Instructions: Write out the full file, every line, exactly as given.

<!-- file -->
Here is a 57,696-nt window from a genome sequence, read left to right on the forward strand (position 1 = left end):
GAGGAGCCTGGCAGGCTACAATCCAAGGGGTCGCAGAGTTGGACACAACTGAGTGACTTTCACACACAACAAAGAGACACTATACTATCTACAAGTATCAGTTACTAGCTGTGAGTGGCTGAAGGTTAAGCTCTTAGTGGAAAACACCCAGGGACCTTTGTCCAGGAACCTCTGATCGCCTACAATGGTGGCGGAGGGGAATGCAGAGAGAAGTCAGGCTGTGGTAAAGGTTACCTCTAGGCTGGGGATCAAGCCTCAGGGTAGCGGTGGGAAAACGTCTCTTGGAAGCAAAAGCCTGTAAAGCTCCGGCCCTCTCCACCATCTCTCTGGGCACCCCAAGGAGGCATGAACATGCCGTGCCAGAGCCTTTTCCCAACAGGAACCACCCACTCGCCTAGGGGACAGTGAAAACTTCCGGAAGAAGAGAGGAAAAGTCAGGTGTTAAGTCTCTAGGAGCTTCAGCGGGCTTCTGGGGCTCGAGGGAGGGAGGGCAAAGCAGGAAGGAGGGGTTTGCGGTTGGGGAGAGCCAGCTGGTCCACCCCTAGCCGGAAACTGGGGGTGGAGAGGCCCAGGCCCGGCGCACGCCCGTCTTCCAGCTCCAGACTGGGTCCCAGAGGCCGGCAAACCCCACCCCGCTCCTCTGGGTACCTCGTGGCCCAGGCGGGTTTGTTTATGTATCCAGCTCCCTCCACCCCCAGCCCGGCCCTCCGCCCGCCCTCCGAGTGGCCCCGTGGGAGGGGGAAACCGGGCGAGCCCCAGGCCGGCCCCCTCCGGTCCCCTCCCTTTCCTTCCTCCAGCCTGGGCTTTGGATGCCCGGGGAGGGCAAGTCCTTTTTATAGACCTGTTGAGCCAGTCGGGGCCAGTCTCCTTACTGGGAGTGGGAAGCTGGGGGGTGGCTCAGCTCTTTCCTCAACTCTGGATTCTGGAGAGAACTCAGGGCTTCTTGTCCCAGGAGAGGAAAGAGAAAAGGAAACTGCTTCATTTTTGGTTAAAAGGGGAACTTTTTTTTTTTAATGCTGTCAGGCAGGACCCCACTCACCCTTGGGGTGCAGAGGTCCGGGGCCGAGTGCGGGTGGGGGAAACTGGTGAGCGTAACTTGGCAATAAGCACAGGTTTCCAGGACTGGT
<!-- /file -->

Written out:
Here is a 57,696-nt window from a genome sequence, read left to right on the forward strand (position 1 = left end):
GAGGAGCCTGGCAGGCTACAATCCAAGGGGTCGCAGAGTTGGACACAACTGAGTGACTTTCACACACAACAAAGAGACACTATACTATCTACAAGTATCAGTTACTAGCTGTGAGTGGCTGAAGGTTAAGCTCTTAGTGGAAAACACCCAGGGACCTTTGTCCAGGAACCTCTGATCGCCTACAATGGTGGCGGAGGGGAATGCAGAGAGAAGTCAGGCTGTGGTAAAGGTTACCTCTAGGCTGGGGATCAAGCCTCAGGGTAGCGGTGGGAAAACGTCTCTTGGAAGCAAAAGCCTGTAAAGCTCCGGCCCTCTCCACCATCTCTCTGGGCACCCCAAGGAGGCATGAACATGCCGTGCCAGAGCCTTTTCCCAACAGGAACCACCCACTCGCCTAGGGGACAGTGAAAACTTCCGGAAGAAGAGAGGAAAAGTCAGGTGTTAAGTCTCTAGGAGCTTCAGCGGGCTTCTGGGGCTCGAGGGAGGGAGGGCAAAGCAGGAAGGAGGGGTTTGCGGTTGGGGAGAGCCAGCTGGTCCACCCCTAGCCGGAAACTGGGGGTGGAGAGGCCCAGGCCCGGCGCACGCCCGTCTTCCAGCTCCAGACTGGGTCCCAGAGGCCGGCAAACCCCACCCCGCTCCTCTGGGTACCTCGTGGCCCAGGCGGGTTTGTTTATGTATCCAGCTCCCTCCACCCCCAGCCCGGCCCTCCGCCCGCCCTCCGAGTGGCCCCGTGGGAGGGGGAAACCGGGCGAGCCCCAGGCCGGCCCCCTCCGGTCCCCTCCCTTTCCTTCCTCCAGCCTGGGCTTTGGATGCCCGGGGAGGGCAAGTCCTTTTTATAGACCTGTTGAGCCAGTCGGGGCCAGTCTCCTTACTGGGAGTGGGAAGCTGGGGGGTGGCTCAGCTCTTTCCTCAACTCTGGATTCTGGAGAGAACTCAGGGCTTCTTGTCCCAGGAGAGGAAAGAGAAAAGGAAACTGCTTCATTTTTGGTTAAAAGGGGAACTTTTTTTTTTTAATGCTGTCAGGCAGGACCCCACTCACCCTTGGGGTGCAGAGGTCCGGGGCCGAGTGCGGGTGGGGGAAACTGGTGAGCGTAACTTGGCAATAAGCACAGGTTTCCAGGACTGGT